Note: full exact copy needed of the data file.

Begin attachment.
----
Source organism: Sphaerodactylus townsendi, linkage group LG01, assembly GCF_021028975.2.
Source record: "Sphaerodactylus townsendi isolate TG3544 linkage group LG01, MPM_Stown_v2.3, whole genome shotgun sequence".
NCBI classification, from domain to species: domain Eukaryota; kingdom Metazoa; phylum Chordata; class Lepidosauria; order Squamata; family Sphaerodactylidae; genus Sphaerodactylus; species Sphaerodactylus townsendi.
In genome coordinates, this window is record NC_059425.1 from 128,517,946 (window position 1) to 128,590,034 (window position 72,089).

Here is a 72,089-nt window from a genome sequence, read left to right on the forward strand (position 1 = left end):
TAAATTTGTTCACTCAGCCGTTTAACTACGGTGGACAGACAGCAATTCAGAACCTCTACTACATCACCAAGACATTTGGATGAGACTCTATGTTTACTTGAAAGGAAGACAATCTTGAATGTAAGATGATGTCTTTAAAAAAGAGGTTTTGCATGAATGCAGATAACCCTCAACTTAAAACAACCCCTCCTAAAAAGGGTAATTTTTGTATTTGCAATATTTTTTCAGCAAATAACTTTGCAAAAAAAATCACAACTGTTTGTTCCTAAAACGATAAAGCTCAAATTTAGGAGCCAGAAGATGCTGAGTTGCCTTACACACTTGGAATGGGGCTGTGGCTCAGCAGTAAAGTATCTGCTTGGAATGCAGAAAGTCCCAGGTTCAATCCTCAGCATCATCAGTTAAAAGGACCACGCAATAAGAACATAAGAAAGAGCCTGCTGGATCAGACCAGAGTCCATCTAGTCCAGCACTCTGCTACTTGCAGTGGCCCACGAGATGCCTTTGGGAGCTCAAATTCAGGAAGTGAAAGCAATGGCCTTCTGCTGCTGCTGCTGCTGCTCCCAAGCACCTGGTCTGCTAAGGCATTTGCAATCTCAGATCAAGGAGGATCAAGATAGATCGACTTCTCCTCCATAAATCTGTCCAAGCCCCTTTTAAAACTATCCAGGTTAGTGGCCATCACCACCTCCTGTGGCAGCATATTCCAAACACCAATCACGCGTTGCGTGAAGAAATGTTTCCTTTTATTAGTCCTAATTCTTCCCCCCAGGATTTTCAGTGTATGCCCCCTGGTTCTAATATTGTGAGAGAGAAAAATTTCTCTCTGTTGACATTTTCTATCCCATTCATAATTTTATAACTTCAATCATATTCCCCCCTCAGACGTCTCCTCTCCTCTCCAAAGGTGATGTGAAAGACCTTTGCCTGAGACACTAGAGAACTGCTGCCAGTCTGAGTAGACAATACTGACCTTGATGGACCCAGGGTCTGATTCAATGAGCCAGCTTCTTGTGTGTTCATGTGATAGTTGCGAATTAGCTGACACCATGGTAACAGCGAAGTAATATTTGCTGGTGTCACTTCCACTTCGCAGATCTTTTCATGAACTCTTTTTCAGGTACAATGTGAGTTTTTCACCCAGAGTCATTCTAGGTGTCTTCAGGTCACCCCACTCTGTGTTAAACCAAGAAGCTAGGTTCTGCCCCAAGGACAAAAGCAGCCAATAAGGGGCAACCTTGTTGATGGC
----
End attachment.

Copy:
Source organism: Sphaerodactylus townsendi, linkage group LG01, assembly GCF_021028975.2.
Source record: "Sphaerodactylus townsendi isolate TG3544 linkage group LG01, MPM_Stown_v2.3, whole genome shotgun sequence".
NCBI classification, from domain to species: domain Eukaryota; kingdom Metazoa; phylum Chordata; class Lepidosauria; order Squamata; family Sphaerodactylidae; genus Sphaerodactylus; species Sphaerodactylus townsendi.
In genome coordinates, this window is record NC_059425.1 from 128,517,946 (window position 1) to 128,590,034 (window position 72,089).

Here is a 72,089-nt window from a genome sequence, read left to right on the forward strand (position 1 = left end):
TAAATTTGTTCACTCAGCCGTTTAACTACGGTGGACAGACAGCAATTCAGAACCTCTACTACATCACCAAGACATTTGGATGAGACTCTATGTTTACTTGAAAGGAAGACAATCTTGAATGTAAGATGATGTCTTTAAAAAAGAGGTTTTGCATGAATGCAGATAACCCTCAACTTAAAACAACCCCTCCTAAAAAGGGTAATTTTTGTATTTGCAATATTTTTTCAGCAAATAACTTTGCAAAAAAAATCACAACTGTTTGTTCCTAAAACGATAAAGCTCAAATTTAGGAGCCAGAAGATGCTGAGTTGCCTTACACACTTGGAATGGGGCTGTGGCTCAGCAGTAAAGTATCTGCTTGGAATGCAGAAAGTCCCAGGTTCAATCCTCAGCATCATCAGTTAAAAGGACCACGCAATAAGAACATAAGAAAGAGCCTGCTGGATCAGACCAGAGTCCATCTAGTCCAGCACTCTGCTACTTGCAGTGGCCCACGAGATGCCTTTGGGAGCTCAAATTCAGGAAGTGAAAGCAATGGCCTTCTGCTGCTGCTGCTGCTGCTCCCAAGCACCTGGTCTGCTAAGGCATTTGCAATCTCAGATCAAGGAGGATCAAGATAGATCGACTTCTCCTCCATAAATCTGTCCAAGCCCCTTTTAAAACTATCCAGGTTAGTGGCCATCACCACCTCCTGTGGCAGCATATTCCAAACACCAATCACGCGTTGCGTGAAGAAATGTTTCCTTTTATTAGTCCTAATTCTTCCCCCCAGGATTTTCAGTGTATGCCCCCTGGTTCTAATATTGTGAGAGAGAAAAATTTCTCTCTGTTGACATTTTCTATCCCATTCATAATTTTATAACTTCAATCATATTCCCCCCTCAGACGTCTCCTCTCCTCTCCAAAGGTGATGTGAAAGACCTTTGCCTGAGACACTAGAGAACTGCTGCCAGTCTGAGTAGACAATACTGACCTTGATGGACCCAGGGTCTGATTCAATGAGCCAGCTTCTTGTGTGTTCATGTGATAGTTGCGAATTAGCTGACACCATGGTAACAGCGAAGTAATATTTGCTGGTGTCACTTCCACTTCGCAGATCTTTTCATGAACTCTTTTTCAGGTACAATGTGAGTTTTTCACCCAGAGTCATTCTAGGTGTCTTCAGGTCACCCCACTCTGTGTTAAACCAAGAAGCTAGGTTCTGCCCCAAGGACAAAAGCAGCCAATAAGGGGCAACCTTGTTGATGGC